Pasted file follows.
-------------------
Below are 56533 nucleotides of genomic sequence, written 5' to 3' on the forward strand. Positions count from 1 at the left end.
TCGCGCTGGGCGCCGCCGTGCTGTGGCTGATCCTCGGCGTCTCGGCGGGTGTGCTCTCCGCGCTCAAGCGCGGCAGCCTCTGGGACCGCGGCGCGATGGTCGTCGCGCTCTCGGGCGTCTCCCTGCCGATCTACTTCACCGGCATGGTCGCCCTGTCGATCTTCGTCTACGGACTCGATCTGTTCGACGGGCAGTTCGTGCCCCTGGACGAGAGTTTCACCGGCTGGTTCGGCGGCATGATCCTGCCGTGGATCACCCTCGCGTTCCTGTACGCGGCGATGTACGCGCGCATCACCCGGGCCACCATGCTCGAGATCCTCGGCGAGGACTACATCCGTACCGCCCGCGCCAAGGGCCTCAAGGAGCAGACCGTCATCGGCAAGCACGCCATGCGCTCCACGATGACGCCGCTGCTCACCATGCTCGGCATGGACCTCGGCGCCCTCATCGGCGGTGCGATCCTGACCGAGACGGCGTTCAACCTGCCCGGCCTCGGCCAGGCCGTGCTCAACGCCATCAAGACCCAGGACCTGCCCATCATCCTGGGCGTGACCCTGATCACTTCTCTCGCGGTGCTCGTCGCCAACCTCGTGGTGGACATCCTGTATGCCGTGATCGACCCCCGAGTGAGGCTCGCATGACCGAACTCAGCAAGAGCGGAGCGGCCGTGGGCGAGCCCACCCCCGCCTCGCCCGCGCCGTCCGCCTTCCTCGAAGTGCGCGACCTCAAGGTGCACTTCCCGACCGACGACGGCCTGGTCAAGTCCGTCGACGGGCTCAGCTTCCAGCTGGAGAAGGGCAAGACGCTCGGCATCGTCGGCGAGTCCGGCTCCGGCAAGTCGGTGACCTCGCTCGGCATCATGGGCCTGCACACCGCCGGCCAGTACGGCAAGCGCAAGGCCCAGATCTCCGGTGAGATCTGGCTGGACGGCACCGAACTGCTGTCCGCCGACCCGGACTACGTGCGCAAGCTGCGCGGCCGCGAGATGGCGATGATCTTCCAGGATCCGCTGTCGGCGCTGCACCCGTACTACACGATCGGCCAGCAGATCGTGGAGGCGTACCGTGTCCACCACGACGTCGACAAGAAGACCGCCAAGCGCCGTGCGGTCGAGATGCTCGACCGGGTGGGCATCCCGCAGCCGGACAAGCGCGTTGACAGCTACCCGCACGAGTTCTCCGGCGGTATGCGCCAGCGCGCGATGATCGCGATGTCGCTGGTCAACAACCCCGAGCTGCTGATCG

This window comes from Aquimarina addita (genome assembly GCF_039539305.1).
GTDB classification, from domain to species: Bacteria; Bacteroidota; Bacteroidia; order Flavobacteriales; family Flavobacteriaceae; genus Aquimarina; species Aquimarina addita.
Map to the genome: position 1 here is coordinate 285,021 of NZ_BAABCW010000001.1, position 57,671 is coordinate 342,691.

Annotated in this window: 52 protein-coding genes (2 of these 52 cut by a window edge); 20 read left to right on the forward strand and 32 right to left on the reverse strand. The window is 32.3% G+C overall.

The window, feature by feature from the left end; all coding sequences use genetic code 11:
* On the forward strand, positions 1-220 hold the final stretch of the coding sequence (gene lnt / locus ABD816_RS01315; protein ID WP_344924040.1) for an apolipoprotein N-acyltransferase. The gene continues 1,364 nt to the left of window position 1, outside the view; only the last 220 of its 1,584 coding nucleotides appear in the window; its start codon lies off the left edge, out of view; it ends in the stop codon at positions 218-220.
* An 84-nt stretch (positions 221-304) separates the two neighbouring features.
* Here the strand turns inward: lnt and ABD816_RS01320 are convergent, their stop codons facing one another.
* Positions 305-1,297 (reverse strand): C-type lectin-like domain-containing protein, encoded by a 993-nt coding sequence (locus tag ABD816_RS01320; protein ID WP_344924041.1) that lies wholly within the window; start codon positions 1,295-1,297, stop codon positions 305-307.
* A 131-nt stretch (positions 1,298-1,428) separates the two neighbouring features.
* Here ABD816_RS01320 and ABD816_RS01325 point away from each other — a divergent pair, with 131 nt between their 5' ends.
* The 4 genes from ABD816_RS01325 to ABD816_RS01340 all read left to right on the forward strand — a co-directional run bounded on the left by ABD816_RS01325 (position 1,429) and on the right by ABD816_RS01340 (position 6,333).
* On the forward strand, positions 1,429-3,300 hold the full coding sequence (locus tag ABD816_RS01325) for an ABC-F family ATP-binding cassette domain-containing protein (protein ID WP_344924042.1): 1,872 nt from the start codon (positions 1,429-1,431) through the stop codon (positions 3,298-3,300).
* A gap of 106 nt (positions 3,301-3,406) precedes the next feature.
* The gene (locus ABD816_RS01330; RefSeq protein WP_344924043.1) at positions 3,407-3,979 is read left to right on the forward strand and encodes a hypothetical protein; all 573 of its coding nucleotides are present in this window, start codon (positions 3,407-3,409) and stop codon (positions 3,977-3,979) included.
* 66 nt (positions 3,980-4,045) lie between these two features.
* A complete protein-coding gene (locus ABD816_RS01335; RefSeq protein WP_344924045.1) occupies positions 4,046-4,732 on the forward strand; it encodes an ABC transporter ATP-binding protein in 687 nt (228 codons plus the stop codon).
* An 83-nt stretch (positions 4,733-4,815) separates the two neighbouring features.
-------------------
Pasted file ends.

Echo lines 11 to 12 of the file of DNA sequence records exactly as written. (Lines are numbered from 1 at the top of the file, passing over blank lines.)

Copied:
* Positions 305-1,297 (reverse strand): C-type lectin-like domain-containing protein, encoded by a 993-nt coding sequence (locus tag ABD816_RS01320; protein ID WP_344924041.1) that lies wholly within the window; start codon positions 1,295-1,297, stop codon positions 305-307.
* A 131-nt stretch (positions 1,298-1,428) separates the two neighbouring features.